Justin Williams, a wind turbine technician for Vestas Wind Systems, says the failure to renew the Production Tax Credit was a major blow to the wind industry because developers relied heavily on this tax credit to help offset the expensive start-up costs of wind turbines.
“With the [tax credit] not getting extended for another year, it really hurt the wind industry,” Williams said. “A lot of projects got put on hold. It was a big tax break for these guys. It’s kind of what helped them get the financing to build these sites.”
Williams says it takes at least four years to build a turbine from start to finish. “It’s a big investment, with all the money up front. You don’t start making money off a wind turbine until at least ten years later,” he adds. "That’s why a lot of people relied on the [tax credit].”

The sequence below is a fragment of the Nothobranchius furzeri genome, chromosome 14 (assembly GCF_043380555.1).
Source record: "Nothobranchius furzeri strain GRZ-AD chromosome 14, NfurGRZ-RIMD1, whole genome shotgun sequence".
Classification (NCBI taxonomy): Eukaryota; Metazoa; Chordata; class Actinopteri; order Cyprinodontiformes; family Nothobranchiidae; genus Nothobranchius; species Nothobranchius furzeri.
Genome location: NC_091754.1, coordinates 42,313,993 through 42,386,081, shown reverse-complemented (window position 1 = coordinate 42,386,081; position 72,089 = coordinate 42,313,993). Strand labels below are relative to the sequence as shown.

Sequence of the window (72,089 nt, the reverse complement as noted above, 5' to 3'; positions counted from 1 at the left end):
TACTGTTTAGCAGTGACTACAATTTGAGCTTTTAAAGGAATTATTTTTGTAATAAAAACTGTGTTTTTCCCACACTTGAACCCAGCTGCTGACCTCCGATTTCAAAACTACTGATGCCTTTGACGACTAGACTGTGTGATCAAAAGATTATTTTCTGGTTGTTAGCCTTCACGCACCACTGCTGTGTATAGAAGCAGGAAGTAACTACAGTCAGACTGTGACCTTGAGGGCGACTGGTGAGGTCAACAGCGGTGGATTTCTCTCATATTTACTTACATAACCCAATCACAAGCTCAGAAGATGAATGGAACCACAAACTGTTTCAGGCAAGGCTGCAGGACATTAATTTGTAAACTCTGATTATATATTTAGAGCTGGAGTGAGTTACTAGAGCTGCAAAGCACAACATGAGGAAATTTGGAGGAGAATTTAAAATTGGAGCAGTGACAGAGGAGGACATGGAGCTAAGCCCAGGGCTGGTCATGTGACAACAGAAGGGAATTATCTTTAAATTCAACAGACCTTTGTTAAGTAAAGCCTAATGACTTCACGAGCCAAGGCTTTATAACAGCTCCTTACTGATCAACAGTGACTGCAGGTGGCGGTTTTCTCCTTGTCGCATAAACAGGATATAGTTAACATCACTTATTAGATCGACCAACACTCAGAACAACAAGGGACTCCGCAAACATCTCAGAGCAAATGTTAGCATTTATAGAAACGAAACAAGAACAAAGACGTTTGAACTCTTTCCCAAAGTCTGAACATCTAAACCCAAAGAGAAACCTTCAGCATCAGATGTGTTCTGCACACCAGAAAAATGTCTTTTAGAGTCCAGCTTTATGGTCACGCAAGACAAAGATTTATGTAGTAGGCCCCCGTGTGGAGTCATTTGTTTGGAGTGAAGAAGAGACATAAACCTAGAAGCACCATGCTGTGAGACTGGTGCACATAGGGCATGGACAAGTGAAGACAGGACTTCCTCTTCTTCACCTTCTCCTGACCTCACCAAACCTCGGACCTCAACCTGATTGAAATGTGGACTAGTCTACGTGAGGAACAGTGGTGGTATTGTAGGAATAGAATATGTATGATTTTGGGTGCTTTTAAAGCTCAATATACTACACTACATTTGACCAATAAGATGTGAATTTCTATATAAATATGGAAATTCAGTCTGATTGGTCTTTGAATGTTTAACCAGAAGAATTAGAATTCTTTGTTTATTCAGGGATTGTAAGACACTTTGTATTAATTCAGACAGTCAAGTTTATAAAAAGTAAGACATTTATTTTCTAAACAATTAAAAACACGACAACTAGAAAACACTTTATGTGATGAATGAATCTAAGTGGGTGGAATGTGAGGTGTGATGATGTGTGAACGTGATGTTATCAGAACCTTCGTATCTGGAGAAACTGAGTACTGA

What the Vestas representative "forgot" to mention is that the owners of wind turbines will not after those "at least ten years" be able to enjoy their profits for very long:
The analysis of almost 3,000 onshore wind turbines — the biggest study of its kind —warns that they will continue to generate electricity effectively for just 12 to 15 years. --
The report’s author, Prof Gordon Hughes, an economist at Edinburgh University and a former energy adviser to the World Bank, discovered that the “load factor” — the efficiency rating of a turbine based on the percentage of electricity it actually produces compared with its theoretical maximum — is reduced from 24 per cent in the first 12 months of operation to just 11 per cent after 15 years.
The decline in the output of offshore wind farms, based on a study of Danish wind farms, appears even more dramatic. The load factor for turbines built on platforms in the sea is reduced from 39 per cent to 15 per cent after 10 years.